After the students have supposedly left the room, Brookshaw enters. He explains to Dominic that he has been adding up merit-points accumulated by students, taking over the job for the headmaster while the latter is sick,[4] and has noticed that one student, Cartwright, has gained an enormous number of merits. Brookshaw then explains that he knows the reason for these excessive merits. It turns out that Dominic has been taking Cartwright for 'extra Latin periods' in which Dominic engages in sexual liaison with the 13-year-old Cartwright. The headmaster's daughter has seen what has been going on. Dominic admits to this, and says that making love with Cartwright is the only way in which he can feel young.

Brookshaw says that he won't tell anyone about the illicit affair if Dominic sends all of his naughty students to Brookshaw himself, instead of to the headmaster, to be beaten; and secondly, if Dominic will beat him for two days a week with a wet towel and other curious objects.

When the students' Common Entrance Examination results are announced, Cartwright's score is curiously high amidst the general mediocrity of the class, and Brookshaw recognises that Cartwright's test paper has been corrected by Dominic. As a result, Dominic is forced to leave the school.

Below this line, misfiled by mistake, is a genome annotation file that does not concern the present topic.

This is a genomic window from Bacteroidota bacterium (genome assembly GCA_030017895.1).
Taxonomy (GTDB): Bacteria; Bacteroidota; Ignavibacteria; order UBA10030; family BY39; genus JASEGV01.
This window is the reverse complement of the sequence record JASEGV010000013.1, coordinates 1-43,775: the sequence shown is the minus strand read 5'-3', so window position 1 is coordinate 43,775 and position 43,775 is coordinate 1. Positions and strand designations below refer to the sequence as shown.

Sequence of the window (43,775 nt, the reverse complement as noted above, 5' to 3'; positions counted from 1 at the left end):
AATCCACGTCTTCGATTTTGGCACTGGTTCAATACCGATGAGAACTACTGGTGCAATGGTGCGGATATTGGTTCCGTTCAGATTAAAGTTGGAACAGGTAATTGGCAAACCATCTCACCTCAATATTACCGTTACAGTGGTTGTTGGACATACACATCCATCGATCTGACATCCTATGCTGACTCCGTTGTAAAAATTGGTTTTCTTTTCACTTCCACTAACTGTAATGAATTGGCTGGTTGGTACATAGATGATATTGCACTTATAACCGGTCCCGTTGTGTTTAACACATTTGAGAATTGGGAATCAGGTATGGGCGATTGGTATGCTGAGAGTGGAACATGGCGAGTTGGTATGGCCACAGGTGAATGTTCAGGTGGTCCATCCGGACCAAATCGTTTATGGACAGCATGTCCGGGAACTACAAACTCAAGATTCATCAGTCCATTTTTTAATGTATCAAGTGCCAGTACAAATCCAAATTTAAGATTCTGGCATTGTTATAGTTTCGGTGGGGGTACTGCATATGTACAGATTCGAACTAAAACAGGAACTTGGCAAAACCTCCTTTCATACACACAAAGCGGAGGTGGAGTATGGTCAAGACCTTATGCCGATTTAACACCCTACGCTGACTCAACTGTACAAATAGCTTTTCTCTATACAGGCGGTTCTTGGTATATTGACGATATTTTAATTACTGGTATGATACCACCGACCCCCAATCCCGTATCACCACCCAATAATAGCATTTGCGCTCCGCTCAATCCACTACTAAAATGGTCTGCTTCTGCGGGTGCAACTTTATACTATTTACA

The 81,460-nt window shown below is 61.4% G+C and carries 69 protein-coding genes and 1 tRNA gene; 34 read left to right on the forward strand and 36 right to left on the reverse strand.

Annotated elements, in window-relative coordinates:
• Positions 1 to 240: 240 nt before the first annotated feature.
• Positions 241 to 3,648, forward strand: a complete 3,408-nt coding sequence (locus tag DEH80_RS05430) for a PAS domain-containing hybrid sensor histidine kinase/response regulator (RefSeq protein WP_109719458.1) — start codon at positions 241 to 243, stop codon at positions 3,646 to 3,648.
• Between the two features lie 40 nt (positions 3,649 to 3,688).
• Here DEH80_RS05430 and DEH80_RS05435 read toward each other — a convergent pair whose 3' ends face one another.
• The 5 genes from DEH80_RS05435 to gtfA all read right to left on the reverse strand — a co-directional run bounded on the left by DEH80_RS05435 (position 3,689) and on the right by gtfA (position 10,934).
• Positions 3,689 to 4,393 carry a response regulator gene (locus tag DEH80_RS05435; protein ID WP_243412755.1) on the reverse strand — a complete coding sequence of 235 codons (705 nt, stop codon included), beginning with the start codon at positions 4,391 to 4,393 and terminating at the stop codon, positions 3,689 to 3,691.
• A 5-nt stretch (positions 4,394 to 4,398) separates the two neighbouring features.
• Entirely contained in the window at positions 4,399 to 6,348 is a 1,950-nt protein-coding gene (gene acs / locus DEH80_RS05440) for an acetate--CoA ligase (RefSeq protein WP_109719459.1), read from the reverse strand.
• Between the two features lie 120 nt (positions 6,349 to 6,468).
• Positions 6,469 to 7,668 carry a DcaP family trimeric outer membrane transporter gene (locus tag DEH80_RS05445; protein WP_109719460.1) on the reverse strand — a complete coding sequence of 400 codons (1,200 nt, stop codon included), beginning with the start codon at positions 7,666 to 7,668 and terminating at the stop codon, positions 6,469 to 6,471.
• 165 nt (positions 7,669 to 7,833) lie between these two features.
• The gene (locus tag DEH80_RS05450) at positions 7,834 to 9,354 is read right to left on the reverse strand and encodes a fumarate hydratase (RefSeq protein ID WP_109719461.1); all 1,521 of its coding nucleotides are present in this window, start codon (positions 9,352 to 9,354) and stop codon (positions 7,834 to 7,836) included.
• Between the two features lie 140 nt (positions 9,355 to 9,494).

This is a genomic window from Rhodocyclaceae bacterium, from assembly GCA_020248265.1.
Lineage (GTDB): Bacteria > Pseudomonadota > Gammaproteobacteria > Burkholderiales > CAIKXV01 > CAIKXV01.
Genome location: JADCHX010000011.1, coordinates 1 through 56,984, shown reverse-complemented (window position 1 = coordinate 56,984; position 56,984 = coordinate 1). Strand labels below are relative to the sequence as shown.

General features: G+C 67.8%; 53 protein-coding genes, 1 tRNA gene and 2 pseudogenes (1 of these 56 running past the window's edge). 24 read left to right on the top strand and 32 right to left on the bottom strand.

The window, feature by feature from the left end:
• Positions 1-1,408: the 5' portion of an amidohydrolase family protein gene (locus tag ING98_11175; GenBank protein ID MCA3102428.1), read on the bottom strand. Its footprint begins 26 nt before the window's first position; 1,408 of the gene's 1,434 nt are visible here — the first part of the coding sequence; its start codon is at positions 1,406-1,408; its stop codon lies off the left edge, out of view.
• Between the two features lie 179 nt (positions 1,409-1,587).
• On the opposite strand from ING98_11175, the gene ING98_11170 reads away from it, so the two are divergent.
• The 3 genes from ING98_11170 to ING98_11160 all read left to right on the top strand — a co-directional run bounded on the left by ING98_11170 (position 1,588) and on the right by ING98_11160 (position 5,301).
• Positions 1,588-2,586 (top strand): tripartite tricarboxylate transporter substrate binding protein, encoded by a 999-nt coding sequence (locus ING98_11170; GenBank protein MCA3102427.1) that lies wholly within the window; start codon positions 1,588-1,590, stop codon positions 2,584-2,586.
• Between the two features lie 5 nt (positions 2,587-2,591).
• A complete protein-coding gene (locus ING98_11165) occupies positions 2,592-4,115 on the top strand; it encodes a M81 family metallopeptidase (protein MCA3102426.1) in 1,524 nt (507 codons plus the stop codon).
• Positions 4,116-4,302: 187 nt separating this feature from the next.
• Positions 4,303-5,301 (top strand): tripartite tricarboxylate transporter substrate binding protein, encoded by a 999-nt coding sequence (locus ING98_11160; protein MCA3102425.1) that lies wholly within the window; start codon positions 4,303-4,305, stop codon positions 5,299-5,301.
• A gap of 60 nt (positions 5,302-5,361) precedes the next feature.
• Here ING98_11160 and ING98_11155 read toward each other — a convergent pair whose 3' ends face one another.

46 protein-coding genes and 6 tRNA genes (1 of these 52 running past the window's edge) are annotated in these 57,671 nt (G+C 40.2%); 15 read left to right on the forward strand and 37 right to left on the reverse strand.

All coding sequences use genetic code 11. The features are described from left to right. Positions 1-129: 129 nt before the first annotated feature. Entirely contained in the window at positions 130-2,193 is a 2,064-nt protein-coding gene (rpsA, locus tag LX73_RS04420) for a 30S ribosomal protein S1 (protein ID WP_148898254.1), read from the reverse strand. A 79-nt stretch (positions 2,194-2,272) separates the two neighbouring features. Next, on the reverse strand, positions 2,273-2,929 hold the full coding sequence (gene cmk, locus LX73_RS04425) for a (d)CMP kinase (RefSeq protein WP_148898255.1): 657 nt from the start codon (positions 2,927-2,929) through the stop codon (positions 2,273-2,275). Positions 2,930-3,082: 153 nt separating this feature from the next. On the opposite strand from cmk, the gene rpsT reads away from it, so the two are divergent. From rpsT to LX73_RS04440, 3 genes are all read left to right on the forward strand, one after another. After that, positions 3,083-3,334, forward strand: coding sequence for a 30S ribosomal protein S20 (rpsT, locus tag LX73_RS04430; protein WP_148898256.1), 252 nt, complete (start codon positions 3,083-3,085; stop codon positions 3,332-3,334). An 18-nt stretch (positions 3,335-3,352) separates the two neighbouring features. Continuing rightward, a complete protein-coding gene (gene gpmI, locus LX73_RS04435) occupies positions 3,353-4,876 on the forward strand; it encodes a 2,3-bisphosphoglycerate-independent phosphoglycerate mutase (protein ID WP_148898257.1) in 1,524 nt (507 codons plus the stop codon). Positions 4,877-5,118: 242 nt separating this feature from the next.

Later, Brookshaw is serving as acting headmaster while the headmaster is sick. He reads a letter to the assembly from "Ghanim Ibn Mahmud" and "Abu Hassan Basim", Arabic names adopted by Dominic and Cartwright. It turns out that Dominic and Cartwright have become Muslims; they now live in Morocco, and Dominic has adopted Cartwright. After the assembly, Brookshaw starts writing a reply to the letter, and the play ends.

Chartham Merit-adding System[edit]

The Chartham merit-adding system is the system in which boys are commended or censured, and are rewarded or punished as a result. If a boy is good, he gets a merit; if he is very good, he gets a 'plus', if he gets 3 pluses, he gets "free tuck" (which means free food),.[5] Then, if the boy does very well in all fields, and shows "initiative far beyond his age",[6] he gets a star, worth 25 points, and a 5-pound "tuck token".[7] The opposites of these things respectively are the demerit, the 'minus' (if a boy gets 3 minuses, the boy gets no tuck at all), and the 'black hole' (minus 25 points, "offender eats crap, is caned; ritually kicked out by headmaster every morning").[8]